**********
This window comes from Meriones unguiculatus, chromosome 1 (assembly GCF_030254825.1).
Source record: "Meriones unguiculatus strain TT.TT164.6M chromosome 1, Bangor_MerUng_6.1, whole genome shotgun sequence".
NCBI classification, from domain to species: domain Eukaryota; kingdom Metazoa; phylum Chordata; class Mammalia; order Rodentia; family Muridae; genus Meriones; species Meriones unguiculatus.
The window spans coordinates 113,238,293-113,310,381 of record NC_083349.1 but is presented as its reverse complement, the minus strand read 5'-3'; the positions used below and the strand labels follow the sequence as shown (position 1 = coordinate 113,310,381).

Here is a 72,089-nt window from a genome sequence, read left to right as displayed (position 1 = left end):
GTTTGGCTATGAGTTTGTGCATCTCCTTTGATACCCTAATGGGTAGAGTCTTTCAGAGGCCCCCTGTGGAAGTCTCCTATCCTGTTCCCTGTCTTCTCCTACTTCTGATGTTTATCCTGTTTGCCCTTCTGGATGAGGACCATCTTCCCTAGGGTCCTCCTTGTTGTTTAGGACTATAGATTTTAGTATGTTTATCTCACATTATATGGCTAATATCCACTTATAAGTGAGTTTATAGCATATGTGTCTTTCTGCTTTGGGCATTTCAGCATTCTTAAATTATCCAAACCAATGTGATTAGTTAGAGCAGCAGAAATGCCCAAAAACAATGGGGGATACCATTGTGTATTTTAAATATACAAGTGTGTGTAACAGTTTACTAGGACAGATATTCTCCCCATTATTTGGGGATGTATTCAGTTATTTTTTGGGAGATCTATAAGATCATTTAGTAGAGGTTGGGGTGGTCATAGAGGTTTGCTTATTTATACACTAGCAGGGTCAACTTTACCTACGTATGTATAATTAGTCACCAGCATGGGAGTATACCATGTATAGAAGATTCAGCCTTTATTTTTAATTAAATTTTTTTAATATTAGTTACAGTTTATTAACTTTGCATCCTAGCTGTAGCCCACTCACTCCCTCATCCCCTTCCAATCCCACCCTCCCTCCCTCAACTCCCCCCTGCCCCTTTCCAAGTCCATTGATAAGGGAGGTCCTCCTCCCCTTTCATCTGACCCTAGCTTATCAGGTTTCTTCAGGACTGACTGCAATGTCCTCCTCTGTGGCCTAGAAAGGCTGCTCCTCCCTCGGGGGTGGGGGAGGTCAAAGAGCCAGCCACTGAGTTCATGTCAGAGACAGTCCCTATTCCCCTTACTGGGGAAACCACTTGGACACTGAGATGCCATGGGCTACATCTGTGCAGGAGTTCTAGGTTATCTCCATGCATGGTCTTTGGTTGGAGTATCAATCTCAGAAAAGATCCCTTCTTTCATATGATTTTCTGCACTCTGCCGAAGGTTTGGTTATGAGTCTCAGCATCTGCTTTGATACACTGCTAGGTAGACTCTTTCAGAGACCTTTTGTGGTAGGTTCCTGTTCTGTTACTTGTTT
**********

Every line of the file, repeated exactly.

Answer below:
This window comes from Meriones unguiculatus, chromosome 1 (assembly GCF_030254825.1).
Source record: "Meriones unguiculatus strain TT.TT164.6M chromosome 1, Bangor_MerUng_6.1, whole genome shotgun sequence".
NCBI classification, from domain to species: domain Eukaryota; kingdom Metazoa; phylum Chordata; class Mammalia; order Rodentia; family Muridae; genus Meriones; species Meriones unguiculatus.
The window spans coordinates 113,238,293-113,310,381 of record NC_083349.1 but is presented as its reverse complement, the minus strand read 5'-3'; the positions used below and the strand labels follow the sequence as shown (position 1 = coordinate 113,310,381).

Here is a 72,089-nt window from a genome sequence, read left to right as displayed (position 1 = left end):
GTTTGGCTATGAGTTTGTGCATCTCCTTTGATACCCTAATGGGTAGAGTCTTTCAGAGGCCCCCTGTGGAAGTCTCCTATCCTGTTCCCTGTCTTCTCCTACTTCTGATGTTTATCCTGTTTGCCCTTCTGGATGAGGACCATCTTCCCTAGGGTCCTCCTTGTTGTTTAGGACTATAGATTTTAGTATGTTTATCTCACATTATATGGCTAATATCCACTTATAAGTGAGTTTATAGCATATGTGTCTTTCTGCTTTGGGCATTTCAGCATTCTTAAATTATCCAAACCAATGTGATTAGTTAGAGCAGCAGAAATGCCCAAAAACAATGGGGGATACCATTGTGTATTTTAAATATACAAGTGTGTGTAACAGTTTACTAGGACAGATATTCTCCCCATTATTTGGGGATGTATTCAGTTATTTTTTGGGAGATCTATAAGATCATTTAGTAGAGGTTGGGGTGGTCATAGAGGTTTGCTTATTTATACACTAGCAGGGTCAACTTTACCTACGTATGTATAATTAGTCACCAGCATGGGAGTATACCATGTATAGAAGATTCAGCCTTTATTTTTAATTAAATTTTTTTAATATTAGTTACAGTTTATTAACTTTGCATCCTAGCTGTAGCCCACTCACTCCCTCATCCCCTTCCAATCCCACCCTCCCTCCCTCAACTCCCCCCTGCCCCTTTCCAAGTCCATTGATAAGGGAGGTCCTCCTCCCCTTTCATCTGACCCTAGCTTATCAGGTTTCTTCAGGACTGACTGCAATGTCCTCCTCTGTGGCCTAGAAAGGCTGCTCCTCCCTCGGGGGTGGGGGAGGTCAAAGAGCCAGCCACTGAGTTCATGTCAGAGACAGTCCCTATTCCCCTTACTGGGGAAACCACTTGGACACTGAGATGCCATGGGCTACATCTGTGCAGGAGTTCTAGGTTATCTCCATGCATGGTCTTTGGTTGGAGTATCAATCTCAGAAAAGATCCCTTCTTTCATATGATTTTCTGCACTCTGCCGAAGGTTTGGTTATGAGTCTCAGCATCTGCTTTGATACACTGCTAGGTAGACTCTTTCAGAGACCTTTTGTGGTAGGTTCCTGTTCTGTTACTTGTTT